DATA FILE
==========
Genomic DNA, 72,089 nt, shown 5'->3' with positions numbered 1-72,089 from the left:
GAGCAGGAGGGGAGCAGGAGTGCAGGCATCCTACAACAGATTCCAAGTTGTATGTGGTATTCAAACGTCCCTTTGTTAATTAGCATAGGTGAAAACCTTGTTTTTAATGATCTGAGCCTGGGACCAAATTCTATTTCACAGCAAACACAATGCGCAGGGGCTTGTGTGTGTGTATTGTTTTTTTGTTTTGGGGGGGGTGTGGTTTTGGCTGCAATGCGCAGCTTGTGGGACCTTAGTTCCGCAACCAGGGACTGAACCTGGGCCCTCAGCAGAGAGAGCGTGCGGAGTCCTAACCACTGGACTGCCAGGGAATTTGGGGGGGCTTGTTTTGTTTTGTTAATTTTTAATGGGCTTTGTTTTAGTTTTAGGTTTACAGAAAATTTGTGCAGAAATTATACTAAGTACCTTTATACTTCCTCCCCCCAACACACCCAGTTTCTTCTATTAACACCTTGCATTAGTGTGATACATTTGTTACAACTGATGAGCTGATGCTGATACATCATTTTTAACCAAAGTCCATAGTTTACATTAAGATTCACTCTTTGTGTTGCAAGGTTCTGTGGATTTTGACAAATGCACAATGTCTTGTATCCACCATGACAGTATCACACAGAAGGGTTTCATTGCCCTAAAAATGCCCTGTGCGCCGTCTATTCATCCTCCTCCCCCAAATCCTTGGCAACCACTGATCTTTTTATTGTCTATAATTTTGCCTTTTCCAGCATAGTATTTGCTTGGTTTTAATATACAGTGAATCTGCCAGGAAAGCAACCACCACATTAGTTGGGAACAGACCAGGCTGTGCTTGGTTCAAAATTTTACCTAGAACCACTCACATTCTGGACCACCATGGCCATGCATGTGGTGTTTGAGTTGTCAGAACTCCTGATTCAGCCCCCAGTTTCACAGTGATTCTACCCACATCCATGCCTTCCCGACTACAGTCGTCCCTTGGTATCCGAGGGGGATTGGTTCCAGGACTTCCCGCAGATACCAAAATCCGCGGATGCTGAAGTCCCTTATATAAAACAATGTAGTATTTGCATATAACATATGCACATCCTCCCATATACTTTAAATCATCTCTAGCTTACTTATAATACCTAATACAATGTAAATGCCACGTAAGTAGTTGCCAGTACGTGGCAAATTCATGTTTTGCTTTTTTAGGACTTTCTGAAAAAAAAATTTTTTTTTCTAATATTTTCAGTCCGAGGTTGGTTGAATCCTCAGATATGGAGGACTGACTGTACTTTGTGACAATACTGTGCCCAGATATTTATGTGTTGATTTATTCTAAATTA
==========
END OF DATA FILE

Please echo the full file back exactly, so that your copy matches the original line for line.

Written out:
Genomic DNA, 72,089 nt, shown 5'->3' with positions numbered 1-72,089 from the left:
GAGCAGGAGGGGAGCAGGAGTGCAGGCATCCTACAACAGATTCCAAGTTGTATGTGGTATTCAAACGTCCCTTTGTTAATTAGCATAGGTGAAAACCTTGTTTTTAATGATCTGAGCCTGGGACCAAATTCTATTTCACAGCAAACACAATGCGCAGGGGCTTGTGTGTGTGTATTGTTTTTTTGTTTTGGGGGGGGTGTGGTTTTGGCTGCAATGCGCAGCTTGTGGGACCTTAGTTCCGCAACCAGGGACTGAACCTGGGCCCTCAGCAGAGAGAGCGTGCGGAGTCCTAACCACTGGACTGCCAGGGAATTTGGGGGGGCTTGTTTTGTTTTGTTAATTTTTAATGGGCTTTGTTTTAGTTTTAGGTTTACAGAAAATTTGTGCAGAAATTATACTAAGTACCTTTATACTTCCTCCCCCCAACACACCCAGTTTCTTCTATTAACACCTTGCATTAGTGTGATACATTTGTTACAACTGATGAGCTGATGCTGATACATCATTTTTAACCAAAGTCCATAGTTTACATTAAGATTCACTCTTTGTGTTGCAAGGTTCTGTGGATTTTGACAAATGCACAATGTCTTGTATCCACCATGACAGTATCACACAGAAGGGTTTCATTGCCCTAAAAATGCCCTGTGCGCCGTCTATTCATCCTCCTCCCCCAAATCCTTGGCAACCACTGATCTTTTTATTGTCTATAATTTTGCCTTTTCCAGCATAGTATTTGCTTGGTTTTAATATACAGTGAATCTGCCAGGAAAGCAACCACCACATTAGTTGGGAACAGACCAGGCTGTGCTTGGTTCAAAATTTTACCTAGAACCACTCACATTCTGGACCACCATGGCCATGCATGTGGTGTTTGAGTTGTCAGAACTCCTGATTCAGCCCCCAGTTTCACAGTGATTCTACCCACATCCATGCCTTCCCGACTACAGTCGTCCCTTGGTATCCGAGGGGGATTGGTTCCAGGACTTCCCGCAGATACCAAAATCCGCGGATGCTGAAGTCCCTTATATAAAACAATGTAGTATTTGCATATAACATATGCACATCCTCCCATATACTTTAAATCATCTCTAGCTTACTTATAATACCTAATACAATGTAAATGCCACGTAAGTAGTTGCCAGTACGTGGCAAATTCATGTTTTGCTTTTTTAGGACTTTCTGAAAAAAAAATTTTTTTTTCTAATATTTTCAGTCCGAGGTTGGTTGAATCCTCAGATATGGAGGACTGACTGTACTTTGTGACAATACTGTGCCCAGATATTTATGTGTTGATTTATTCTAAATTA